I Already Knew That …

Button and SignatureBill Treasurer was the keynoter at the ATD ST. Louis Conference held yesterday.  He is also the author of a powerful leadership development book: Leaders Open Doors

I already knew the stories …

I knew that Speedos would be discussed, since I know Bill’s diving background , although I was not ready for the video that reminded me of something Bill and I share:  a fear of heights. 

I hoped that he should share the story of how his son inspired the title and direction of his book and he did so.  

I expected to hear about his daughter and how her courage drives him … but I did not expect the reward of a video showing her courage and spirit, which made me mist up just a little.  

Sometimes the smallest among us are the most courageous and insightful.

I already read The Book

I knew that trust would be lifted up as an essential ingredient of positive leadership interactions.  

I knew that Bill would talk about the strongest opportunities and greatest change coming from when we are uncomfortable, as people and as leaders.

I knew that the point would be made and remade that we exist as leaders to help others survive, grow, and thrive.  He never uses the phrase “servant leadership”, but he talks it with every sentence.

Okay, I learned a little something …

I knew Bill was smart and humorous, but I did not know how enjoyable his presentation would be.   I have experienced other best-selling authors, whose delivery in person was … shall we say “restrained”.  Okay, let’s be honest and just say “boring” and on one occasion “stultifying”.

I learned that Bill understands how to create energy through sprightly pacing and interaction with his audience. He makes the time pass without effort and the learning just flows, almost without being noticed. 

What I got from hearing Bill Treasurer speak in person: 

A little blue button that says “Be Courageous”, a nice note on a page in The Book, and an abiding respect for his ability to speak from the heart, engage effectively with others, and bring real value to us.

Possibly the highest compliment I can pay Bill Treasurer is that I took few notes and tweeted only once or twice at the beginning of his presentation.  My usual mode is to busily share on various social media networks while taking copious notes of pearls of wisdom being dropped by a speaker … Bill motivated me to just stop what I was doing, listen to him, and soak it up. 

I believe I got more out of doing exactly that than my normal mode … do I detect a behavior change coming?


If you ever have the opportunity to hear Bill speak, take it in a heartbeat.  Change your schedule, break open the piggy bank, take a sick day if you have to, but do not miss the opportunity to breathe the same air and interact with him.

I guarantee you will not regret it.

Still feeling smug about a morning well spent (even with traffic) in the Heartland ….





Leaders Open DoorsBill Treasurer is chief encouragement officer (CEO) of Giant Leap Consulting and the author of Courage Goes to Work, an international best-seller that introduced the new management practice of courage-building.

For over two decades Treasurer has designed leadership and succession programs for clients such as NASA, Saks Fifth Avenue, UBS Bank, CNN, Hugo Boss, the CDC, the Pittsburgh Pirates, and the U.S. Veterans Administration. Prior to Giant Leap, Treasurer was an executive Accenture, a $29 billion management consulting firm. He became Accenture’s first full-time executive coach.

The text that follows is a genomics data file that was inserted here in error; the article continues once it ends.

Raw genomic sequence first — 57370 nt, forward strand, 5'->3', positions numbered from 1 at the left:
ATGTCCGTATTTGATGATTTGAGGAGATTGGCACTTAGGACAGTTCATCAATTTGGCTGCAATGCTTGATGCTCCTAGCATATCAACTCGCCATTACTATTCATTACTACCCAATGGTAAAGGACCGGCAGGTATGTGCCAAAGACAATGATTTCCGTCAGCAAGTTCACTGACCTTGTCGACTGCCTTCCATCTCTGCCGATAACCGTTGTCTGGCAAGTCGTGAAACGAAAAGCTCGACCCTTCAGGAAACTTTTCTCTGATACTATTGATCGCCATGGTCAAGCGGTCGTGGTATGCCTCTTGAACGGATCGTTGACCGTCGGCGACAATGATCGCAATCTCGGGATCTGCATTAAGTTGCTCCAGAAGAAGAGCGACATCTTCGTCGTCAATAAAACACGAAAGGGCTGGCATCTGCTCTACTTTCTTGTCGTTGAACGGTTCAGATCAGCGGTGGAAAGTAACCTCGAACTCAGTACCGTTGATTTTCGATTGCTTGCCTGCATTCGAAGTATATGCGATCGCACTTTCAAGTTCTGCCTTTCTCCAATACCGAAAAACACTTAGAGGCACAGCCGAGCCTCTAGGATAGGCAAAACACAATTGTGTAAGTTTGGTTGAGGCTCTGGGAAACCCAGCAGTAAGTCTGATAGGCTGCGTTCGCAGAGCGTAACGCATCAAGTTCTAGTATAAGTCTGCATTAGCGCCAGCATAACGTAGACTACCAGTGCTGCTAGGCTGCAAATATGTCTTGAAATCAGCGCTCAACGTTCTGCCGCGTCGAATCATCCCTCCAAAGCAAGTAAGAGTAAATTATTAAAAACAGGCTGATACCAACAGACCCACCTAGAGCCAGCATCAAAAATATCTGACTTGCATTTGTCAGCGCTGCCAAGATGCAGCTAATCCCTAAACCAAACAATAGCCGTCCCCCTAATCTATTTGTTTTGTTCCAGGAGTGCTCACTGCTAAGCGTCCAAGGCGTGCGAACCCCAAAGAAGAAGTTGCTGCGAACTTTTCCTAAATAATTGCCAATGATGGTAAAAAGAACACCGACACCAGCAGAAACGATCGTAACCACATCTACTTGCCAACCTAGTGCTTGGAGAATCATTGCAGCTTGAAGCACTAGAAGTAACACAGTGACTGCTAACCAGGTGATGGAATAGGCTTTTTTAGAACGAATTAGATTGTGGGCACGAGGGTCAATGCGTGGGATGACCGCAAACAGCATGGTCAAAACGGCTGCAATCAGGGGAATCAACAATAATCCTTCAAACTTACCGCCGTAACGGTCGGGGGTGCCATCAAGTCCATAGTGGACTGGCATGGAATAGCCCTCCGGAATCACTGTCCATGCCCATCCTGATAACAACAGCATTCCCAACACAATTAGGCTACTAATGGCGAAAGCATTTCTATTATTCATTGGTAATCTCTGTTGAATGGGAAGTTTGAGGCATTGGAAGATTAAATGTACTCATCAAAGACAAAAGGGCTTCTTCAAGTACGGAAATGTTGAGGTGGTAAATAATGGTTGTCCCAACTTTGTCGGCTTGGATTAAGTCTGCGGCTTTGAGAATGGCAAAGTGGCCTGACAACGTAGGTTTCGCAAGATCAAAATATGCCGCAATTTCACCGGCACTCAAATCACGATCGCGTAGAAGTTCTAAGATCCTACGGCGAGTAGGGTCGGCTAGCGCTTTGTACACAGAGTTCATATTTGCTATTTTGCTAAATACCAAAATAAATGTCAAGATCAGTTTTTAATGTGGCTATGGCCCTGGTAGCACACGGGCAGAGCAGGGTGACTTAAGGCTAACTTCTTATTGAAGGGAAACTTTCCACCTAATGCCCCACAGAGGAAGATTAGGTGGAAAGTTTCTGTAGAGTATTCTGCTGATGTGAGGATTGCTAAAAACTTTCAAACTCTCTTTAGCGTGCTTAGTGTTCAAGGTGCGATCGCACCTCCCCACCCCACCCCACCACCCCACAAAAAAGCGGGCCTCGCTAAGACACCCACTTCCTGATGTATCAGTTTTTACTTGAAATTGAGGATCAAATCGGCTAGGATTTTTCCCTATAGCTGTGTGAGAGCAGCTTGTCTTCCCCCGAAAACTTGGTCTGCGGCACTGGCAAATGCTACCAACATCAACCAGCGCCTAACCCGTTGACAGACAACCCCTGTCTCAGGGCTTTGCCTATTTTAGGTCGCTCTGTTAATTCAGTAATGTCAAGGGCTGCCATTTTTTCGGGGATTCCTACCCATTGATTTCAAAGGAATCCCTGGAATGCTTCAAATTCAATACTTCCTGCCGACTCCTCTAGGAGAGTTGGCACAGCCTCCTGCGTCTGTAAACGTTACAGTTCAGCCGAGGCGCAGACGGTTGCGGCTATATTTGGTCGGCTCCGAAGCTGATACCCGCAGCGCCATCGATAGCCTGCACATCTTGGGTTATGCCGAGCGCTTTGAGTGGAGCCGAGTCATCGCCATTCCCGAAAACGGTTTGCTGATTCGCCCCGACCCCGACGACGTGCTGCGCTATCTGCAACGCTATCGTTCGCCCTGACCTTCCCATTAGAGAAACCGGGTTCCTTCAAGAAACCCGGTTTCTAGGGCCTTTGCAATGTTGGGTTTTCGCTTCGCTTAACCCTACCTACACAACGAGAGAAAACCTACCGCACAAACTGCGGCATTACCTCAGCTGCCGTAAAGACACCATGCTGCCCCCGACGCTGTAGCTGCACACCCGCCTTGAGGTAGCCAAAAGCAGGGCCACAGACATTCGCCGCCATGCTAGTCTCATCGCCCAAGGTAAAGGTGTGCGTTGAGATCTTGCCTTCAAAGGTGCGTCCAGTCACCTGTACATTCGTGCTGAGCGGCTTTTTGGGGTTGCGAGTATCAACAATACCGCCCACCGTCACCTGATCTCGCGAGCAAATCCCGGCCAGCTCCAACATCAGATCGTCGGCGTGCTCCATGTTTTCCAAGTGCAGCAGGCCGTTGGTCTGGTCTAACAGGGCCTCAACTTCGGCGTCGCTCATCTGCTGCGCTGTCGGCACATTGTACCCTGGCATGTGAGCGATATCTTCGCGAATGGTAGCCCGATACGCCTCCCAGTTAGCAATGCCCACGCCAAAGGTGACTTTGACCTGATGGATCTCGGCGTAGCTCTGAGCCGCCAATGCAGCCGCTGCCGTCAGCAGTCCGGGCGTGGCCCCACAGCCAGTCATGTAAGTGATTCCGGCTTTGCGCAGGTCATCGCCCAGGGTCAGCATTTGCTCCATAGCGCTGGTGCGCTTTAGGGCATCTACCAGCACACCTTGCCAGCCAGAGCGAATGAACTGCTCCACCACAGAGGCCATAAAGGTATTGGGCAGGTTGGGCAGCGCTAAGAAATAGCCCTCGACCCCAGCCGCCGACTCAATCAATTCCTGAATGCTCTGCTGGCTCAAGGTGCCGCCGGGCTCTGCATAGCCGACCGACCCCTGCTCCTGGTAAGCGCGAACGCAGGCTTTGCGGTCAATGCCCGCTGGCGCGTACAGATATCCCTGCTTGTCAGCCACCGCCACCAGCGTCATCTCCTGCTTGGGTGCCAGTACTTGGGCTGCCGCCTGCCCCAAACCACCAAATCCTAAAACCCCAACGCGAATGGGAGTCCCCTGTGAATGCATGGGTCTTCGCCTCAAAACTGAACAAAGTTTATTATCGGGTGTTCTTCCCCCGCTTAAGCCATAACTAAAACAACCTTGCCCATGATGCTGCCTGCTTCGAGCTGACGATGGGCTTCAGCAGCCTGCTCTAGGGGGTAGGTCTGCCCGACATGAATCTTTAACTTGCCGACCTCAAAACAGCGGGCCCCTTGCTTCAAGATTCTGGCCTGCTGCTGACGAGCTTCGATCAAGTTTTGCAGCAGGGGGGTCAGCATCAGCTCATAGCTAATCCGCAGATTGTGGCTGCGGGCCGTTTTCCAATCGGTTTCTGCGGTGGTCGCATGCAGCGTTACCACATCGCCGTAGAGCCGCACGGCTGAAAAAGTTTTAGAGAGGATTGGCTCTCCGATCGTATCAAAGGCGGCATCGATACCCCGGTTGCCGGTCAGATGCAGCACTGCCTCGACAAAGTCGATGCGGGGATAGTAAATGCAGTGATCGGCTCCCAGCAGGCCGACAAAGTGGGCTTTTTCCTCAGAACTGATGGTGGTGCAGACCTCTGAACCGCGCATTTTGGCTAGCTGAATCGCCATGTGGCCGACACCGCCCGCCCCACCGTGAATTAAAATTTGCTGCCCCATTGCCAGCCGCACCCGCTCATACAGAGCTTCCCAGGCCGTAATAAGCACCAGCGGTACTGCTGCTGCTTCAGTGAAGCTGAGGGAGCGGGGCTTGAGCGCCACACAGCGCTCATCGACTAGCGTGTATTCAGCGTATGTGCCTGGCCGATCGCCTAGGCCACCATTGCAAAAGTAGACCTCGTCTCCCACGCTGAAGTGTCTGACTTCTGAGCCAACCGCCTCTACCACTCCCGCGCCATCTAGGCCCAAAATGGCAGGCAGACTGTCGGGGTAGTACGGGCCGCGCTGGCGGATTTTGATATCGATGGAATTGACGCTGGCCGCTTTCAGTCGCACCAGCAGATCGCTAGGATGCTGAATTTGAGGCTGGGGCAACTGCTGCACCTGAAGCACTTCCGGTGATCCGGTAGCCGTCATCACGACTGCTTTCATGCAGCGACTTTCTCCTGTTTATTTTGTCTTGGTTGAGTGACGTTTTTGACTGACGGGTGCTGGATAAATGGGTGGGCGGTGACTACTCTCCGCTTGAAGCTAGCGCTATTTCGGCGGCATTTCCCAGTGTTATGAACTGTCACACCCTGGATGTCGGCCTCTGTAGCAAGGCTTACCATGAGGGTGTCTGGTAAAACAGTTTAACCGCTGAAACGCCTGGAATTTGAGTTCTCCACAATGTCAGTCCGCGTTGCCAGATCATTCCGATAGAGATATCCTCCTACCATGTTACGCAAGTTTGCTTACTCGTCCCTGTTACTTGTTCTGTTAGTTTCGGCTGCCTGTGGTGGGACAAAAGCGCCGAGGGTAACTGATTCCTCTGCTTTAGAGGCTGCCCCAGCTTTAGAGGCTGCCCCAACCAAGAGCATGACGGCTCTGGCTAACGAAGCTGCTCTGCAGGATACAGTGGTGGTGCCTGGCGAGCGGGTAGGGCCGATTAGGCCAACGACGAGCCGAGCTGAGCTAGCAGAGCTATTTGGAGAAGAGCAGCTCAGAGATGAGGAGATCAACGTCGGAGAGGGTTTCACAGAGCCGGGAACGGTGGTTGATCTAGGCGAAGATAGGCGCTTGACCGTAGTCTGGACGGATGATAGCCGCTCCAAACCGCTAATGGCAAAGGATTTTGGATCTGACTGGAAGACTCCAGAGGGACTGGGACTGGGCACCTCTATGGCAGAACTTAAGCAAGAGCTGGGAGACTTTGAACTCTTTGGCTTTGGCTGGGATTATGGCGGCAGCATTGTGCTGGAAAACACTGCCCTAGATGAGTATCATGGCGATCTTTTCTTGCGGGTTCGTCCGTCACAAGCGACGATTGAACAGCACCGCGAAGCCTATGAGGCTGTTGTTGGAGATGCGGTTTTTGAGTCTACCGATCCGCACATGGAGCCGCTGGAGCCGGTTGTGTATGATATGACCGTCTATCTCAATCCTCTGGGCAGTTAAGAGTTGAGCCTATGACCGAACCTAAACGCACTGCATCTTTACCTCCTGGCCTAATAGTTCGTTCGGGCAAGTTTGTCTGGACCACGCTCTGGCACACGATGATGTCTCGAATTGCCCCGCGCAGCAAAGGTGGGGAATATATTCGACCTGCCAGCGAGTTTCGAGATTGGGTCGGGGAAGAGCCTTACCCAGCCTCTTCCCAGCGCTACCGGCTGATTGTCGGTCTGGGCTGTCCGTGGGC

Treasurer is a former captain of the US High Diving Team, a cancer survivor, and the father of three children. He is a champion for the rights of people with disabilities, which includes his daughter.

7 Reasons Leadership May Not Matter …


Pick an issue that you are deeply concerned about and I would guess that it is on this list, in one form or another.

I am somewhat biased, but I see #7 as the most critical item …

We can solve problems related to inequality, economics, culture, and nature, given good and trusted leadership.  However, without trusted leadership, we are screwed … to use the professional term.

Unfortunately, this concern about value-driven leadership dovetails with another issue often discussed in leadership development circles:  Leadership is frequently discounted as a discrete and learnable skill.    I imagine many reasons exist for this, but here are five which I know are part of the general equation:

 1)  Effective leadership often looks easy from the outside . . . 

When something looks easy, many people think it IS easy.  Leadership suffers the same image problem as does other helping professions (yes, I believe that leadership is a helping profession), where true skill comes across as almost casual action.

2)  Many people have no particular experience actually leading others . . .

Without experience, we often use superficial things, like titles or positions, to rate leaders.  If you do not know the complexity involved in influencing others positively, you may not appreciate what goes into the small part of leadership that is directly observed.

3)  Some leaders are poor, but talk a good game . . .

They snow us with charismatic personalities, so we do not think to look more objectively at what they do.  For examples, see “Politician” of any party or persuasion, now or in the past, from this country or elsewhere.  I’m sure other examples exist of poor leaders who get away with it, but this genre is just too perfect an example not to use..

4)  Some leaders are really nice people, which tends to deflect serious analysis of their abilities and performance . . .

Critical thinking is a difficult skill to use most of the time, and when someone appears to be a good person, we tend to give them more slack and benefit of our doubt.  Personality can trump achievement sometimes.

5)  Quick fixes are popular … True leadership is a slow and developmental process . . .

We as a society have little patience for long processes, but enjoy the fantasy that we can just pull something off in a heartbeat.   Leadership is not like public image, which actually can be destroyed in the amount of time it takes to post a YouTube video or a snarky photo with a catchy phrase attached.

6)  Some leaders may be in the wrong place at the wrong time for the wrong reasons . . .